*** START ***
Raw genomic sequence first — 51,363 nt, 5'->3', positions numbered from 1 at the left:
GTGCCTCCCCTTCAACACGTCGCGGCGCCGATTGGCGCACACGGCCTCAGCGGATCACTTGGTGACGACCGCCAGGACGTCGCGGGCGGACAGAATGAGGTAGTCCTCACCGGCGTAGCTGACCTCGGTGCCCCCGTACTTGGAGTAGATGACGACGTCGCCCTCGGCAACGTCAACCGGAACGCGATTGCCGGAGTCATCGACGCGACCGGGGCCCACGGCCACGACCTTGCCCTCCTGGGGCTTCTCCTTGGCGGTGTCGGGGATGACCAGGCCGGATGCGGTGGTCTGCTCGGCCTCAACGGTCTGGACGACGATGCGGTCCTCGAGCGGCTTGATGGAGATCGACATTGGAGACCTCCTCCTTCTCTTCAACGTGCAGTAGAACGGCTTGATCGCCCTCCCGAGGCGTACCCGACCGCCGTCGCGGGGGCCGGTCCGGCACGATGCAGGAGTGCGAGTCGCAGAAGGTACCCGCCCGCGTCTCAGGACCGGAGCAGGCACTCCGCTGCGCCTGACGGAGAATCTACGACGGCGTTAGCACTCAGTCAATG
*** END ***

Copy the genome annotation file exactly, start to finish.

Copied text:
Raw genomic sequence first — 51,363 nt, 5'->3', positions numbered from 1 at the left:
GTGCCTCCCCTTCAACACGTCGCGGCGCCGATTGGCGCACACGGCCTCAGCGGATCACTTGGTGACGACCGCCAGGACGTCGCGGGCGGACAGAATGAGGTAGTCCTCACCGGCGTAGCTGACCTCGGTGCCCCCGTACTTGGAGTAGATGACGACGTCGCCCTCGGCAACGTCAACCGGAACGCGATTGCCGGAGTCATCGACGCGACCGGGGCCCACGGCCACGACCTTGCCCTCCTGGGGCTTCTCCTTGGCGGTGTCGGGGATGACCAGGCCGGATGCGGTGGTCTGCTCGGCCTCAACGGTCTGGACGACGATGCGGTCCTCGAGCGGCTTGATGGAGATCGACATTGGAGACCTCCTCCTTCTCTTCAACGTGCAGTAGAACGGCTTGATCGCCCTCCCGAGGCGTACCCGACCGCCGTCGCGGGGGCCGGTCCGGCACGATGCAGGAGTGCGAGTCGCAGAAGGTACCCGCCCGCGTCTCAGGACCGGAGCAGGCACTCCGCTGCGCCTGACGGAGAATCTACGACGGCGTTAGCACTCAGTCAATG